UnderwaterNov 04, 2014 08:00AM ● By James Walmsley
“I think I probably took for granted the idea that maybe I’d always be young,” Whipkey says cautiously, as if listening for a hint of Death’s wiretap on his phone line. “It seemed like there was always next year. One day you’re 33.”
Born from the emotional asphyxiation he experienced during and after the production of last year’s Penny Park: Omaha, NE: Summer 1989 album, Whipkey says Underwater is an audio-biographical account of the darker moments of his early 30s.
“A lot of things happened personally that I had not dealt with for a while,” he confesses. “Then all of a sudden they hit me in kind of a rush.”
That cascade of melancholy, which eventually broke open Whipkey’s floodgates of repression, he says, inspired a 10-song odyssey through the bitter winds of last winter. Whipkey says his introspective journey brought him to the studio almost immediately, which strays from his decade-long formula of grueling preproduction rehearsals.
Though, that’s not the only honesty he says he’s salvaged during the recording process. Underwater, which is slated to come out this February, will attempt to mirror reality though Whipkey’s use of organic instrumentation. And its lyrical content will voice real names, as opposed to the eponymous hero, Penny Park, who pervaded the veteran songwriter’s last effort.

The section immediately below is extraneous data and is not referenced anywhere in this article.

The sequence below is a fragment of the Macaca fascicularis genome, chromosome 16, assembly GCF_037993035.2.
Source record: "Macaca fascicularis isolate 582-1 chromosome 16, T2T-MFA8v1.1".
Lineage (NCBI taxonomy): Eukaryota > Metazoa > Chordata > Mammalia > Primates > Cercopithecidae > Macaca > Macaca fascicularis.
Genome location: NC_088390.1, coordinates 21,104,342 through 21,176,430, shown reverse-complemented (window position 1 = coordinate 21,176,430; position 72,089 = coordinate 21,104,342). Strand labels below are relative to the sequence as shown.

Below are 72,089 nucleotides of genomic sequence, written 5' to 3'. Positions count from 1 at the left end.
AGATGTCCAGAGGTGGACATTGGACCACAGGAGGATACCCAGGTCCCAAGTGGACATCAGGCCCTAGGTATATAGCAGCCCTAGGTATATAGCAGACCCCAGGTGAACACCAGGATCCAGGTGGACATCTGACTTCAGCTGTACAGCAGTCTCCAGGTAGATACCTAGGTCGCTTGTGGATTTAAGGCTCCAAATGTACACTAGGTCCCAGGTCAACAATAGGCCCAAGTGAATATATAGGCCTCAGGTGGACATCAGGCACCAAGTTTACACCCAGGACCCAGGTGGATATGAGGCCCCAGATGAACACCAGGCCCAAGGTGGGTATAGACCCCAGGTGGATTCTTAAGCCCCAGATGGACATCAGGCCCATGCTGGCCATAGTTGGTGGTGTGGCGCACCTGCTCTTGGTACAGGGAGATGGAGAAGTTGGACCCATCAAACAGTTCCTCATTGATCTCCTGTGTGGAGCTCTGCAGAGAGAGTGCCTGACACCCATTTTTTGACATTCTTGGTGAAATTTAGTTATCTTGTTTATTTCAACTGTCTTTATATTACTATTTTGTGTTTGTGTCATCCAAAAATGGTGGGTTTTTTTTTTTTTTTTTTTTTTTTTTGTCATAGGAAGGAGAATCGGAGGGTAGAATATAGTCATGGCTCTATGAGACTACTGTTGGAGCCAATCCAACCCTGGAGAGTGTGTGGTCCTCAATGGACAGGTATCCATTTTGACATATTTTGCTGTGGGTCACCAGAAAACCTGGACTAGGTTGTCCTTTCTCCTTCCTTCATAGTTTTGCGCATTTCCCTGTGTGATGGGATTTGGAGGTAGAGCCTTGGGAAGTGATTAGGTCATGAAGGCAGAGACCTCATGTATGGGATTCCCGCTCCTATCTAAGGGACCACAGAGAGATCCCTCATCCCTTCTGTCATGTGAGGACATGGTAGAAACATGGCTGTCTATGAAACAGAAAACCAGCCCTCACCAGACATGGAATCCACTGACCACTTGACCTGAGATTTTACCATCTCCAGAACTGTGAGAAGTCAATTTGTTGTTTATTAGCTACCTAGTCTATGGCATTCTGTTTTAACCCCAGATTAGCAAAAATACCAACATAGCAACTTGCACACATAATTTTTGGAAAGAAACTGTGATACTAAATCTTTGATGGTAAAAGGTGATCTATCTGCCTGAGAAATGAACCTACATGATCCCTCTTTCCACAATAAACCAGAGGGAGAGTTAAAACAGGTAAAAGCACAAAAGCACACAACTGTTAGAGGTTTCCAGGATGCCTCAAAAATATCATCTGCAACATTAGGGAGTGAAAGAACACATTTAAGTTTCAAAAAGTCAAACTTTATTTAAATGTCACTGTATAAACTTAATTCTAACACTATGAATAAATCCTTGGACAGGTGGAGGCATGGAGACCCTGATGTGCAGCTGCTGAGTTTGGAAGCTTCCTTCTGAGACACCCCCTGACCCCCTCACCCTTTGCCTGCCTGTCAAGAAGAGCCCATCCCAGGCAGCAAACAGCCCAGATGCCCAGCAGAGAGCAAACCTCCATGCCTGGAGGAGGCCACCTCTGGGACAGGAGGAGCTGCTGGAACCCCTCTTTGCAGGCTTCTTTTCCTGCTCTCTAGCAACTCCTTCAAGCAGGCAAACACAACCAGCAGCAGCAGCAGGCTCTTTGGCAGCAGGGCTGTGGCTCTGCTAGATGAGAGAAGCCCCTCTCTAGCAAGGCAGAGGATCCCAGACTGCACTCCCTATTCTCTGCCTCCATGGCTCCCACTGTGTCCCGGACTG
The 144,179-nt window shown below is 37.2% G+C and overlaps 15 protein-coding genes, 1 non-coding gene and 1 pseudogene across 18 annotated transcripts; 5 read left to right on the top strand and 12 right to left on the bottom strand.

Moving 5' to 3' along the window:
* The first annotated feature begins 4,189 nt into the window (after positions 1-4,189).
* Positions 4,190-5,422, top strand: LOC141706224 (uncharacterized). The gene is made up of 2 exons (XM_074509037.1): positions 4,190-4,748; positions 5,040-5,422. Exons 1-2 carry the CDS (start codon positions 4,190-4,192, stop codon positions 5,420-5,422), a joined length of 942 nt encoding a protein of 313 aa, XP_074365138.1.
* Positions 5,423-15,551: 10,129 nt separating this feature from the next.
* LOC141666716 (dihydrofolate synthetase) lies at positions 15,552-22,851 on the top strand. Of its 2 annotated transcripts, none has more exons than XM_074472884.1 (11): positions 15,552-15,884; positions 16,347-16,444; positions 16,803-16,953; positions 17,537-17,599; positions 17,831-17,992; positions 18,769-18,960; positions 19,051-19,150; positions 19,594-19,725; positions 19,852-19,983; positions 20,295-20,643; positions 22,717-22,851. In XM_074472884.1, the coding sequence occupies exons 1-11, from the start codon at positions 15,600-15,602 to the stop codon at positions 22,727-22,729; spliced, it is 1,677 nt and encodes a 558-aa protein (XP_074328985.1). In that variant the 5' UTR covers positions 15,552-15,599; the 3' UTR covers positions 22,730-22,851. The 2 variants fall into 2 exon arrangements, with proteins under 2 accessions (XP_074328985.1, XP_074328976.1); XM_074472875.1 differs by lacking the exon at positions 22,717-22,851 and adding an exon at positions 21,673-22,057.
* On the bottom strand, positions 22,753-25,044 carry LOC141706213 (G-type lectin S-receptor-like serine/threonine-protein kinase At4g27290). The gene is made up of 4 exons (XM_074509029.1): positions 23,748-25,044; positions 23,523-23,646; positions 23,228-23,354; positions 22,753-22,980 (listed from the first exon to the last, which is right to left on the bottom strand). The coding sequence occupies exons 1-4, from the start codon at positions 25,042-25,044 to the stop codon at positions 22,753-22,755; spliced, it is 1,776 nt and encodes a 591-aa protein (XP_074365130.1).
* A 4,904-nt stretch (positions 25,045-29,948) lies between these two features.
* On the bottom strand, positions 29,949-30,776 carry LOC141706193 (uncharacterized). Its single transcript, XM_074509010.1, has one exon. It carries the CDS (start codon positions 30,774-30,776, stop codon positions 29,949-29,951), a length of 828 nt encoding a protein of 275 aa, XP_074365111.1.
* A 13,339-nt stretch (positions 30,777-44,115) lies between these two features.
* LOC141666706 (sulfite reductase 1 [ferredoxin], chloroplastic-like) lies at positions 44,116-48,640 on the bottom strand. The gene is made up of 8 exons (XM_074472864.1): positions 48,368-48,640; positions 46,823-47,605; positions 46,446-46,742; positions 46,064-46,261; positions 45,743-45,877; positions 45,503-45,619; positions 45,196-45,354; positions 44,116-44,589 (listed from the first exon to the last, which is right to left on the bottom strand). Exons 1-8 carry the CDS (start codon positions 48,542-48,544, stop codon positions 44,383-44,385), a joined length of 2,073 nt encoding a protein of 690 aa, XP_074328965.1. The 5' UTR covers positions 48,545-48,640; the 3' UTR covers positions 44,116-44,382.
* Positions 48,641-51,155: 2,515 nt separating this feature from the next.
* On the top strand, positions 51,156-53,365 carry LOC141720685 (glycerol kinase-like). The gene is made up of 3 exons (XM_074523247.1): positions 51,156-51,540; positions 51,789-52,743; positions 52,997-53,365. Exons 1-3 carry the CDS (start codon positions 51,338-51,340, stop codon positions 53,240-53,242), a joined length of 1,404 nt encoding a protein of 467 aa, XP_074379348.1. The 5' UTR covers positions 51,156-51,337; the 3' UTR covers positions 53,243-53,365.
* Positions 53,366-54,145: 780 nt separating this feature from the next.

“The songs are a lot more personal,” Whipkey says. “I like the idea now. I hope down the road I’m not like, ‘I shouldn’t have used those people’s real names.’ But for the moment, I’m okay with that.”
Whipkey won Artist of the Year and Album of the Year at the 2013 Omaha Entertainment and Arts Awards for what he calls his “double-vinyl ode to a former amusement park,” or “Penny Park,” a pun on the now-extinct Peony Park. But he’s no stranger to the award. The musician also achieved honors in 2008 and 2009 as part of Brad Hoshaw & The Seven Deadlies.
“It’s more fun being the main guy winning them,” he says while laughing.
Because accolades don’t necessarily equate to monetary gains, Whipkey admits he relies on guitar lessons and musician residencies to supplement his income. In terms of his band, the unsigned artist says he funds all of his own studio sessions, but relies on crowd funding to distribute his albums.
Whipkey says he encourages fans to donate to his Kickstarter through Nov. 18 to preorder a tangible copy of Underwater.
“I want to make it really stick. I guess at 33 the idea of international celebrity and fortune is pretty silly and unrealistic,” he says, exhaling a deep breathe. “I want to make this work just as a good, solid career, and there’re ways to do that.”